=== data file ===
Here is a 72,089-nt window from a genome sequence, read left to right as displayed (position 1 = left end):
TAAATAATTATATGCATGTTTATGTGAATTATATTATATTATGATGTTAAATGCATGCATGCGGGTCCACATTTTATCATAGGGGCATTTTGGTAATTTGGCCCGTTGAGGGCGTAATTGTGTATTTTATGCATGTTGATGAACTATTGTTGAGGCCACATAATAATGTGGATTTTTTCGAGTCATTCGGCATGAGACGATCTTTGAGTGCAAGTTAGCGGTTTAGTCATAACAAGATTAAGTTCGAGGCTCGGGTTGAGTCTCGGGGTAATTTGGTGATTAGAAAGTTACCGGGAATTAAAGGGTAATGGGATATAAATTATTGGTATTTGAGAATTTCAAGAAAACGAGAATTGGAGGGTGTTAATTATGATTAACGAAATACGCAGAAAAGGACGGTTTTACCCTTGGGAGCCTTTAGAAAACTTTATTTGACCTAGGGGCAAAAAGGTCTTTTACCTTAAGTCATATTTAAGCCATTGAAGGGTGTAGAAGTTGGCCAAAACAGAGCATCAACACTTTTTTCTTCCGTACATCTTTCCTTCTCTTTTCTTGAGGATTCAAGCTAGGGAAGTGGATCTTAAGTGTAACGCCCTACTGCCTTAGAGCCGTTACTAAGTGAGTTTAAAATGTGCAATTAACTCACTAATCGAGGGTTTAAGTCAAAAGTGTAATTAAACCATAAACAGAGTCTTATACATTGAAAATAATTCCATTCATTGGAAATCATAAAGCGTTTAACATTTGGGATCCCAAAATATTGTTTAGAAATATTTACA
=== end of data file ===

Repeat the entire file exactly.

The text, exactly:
Here is a 72,089-nt window from a genome sequence, read left to right as displayed (position 1 = left end):
TAAATAATTATATGCATGTTTATGTGAATTATATTATATTATGATGTTAAATGCATGCATGCGGGTCCACATTTTATCATAGGGGCATTTTGGTAATTTGGCCCGTTGAGGGCGTAATTGTGTATTTTATGCATGTTGATGAACTATTGTTGAGGCCACATAATAATGTGGATTTTTTCGAGTCATTCGGCATGAGACGATCTTTGAGTGCAAGTTAGCGGTTTAGTCATAACAAGATTAAGTTCGAGGCTCGGGTTGAGTCTCGGGGTAATTTGGTGATTAGAAAGTTACCGGGAATTAAAGGGTAATGGGATATAAATTATTGGTATTTGAGAATTTCAAGAAAACGAGAATTGGAGGGTGTTAATTATGATTAACGAAATACGCAGAAAAGGACGGTTTTACCCTTGGGAGCCTTTAGAAAACTTTATTTGACCTAGGGGCAAAAAGGTCTTTTACCTTAAGTCATATTTAAGCCATTGAAGGGTGTAGAAGTTGGCCAAAACAGAGCATCAACACTTTTTTCTTCCGTACATCTTTCCTTCTCTTTTCTTGAGGATTCAAGCTAGGGAAGTGGATCTTAAGTGTAACGCCCTACTGCCTTAGAGCCGTTACTAAGTGAGTTTAAAATGTGCAATTAACTCACTAATCGAGGGTTTAAGTCAAAAGTGTAATTAAACCATAAACAGAGTCTTATACATTGAAAATAATTCCATTCATTGGAAATCATAAAGCGTTTAACATTTGGGATCCCAAAATATTGTTTAGAAATATTTACA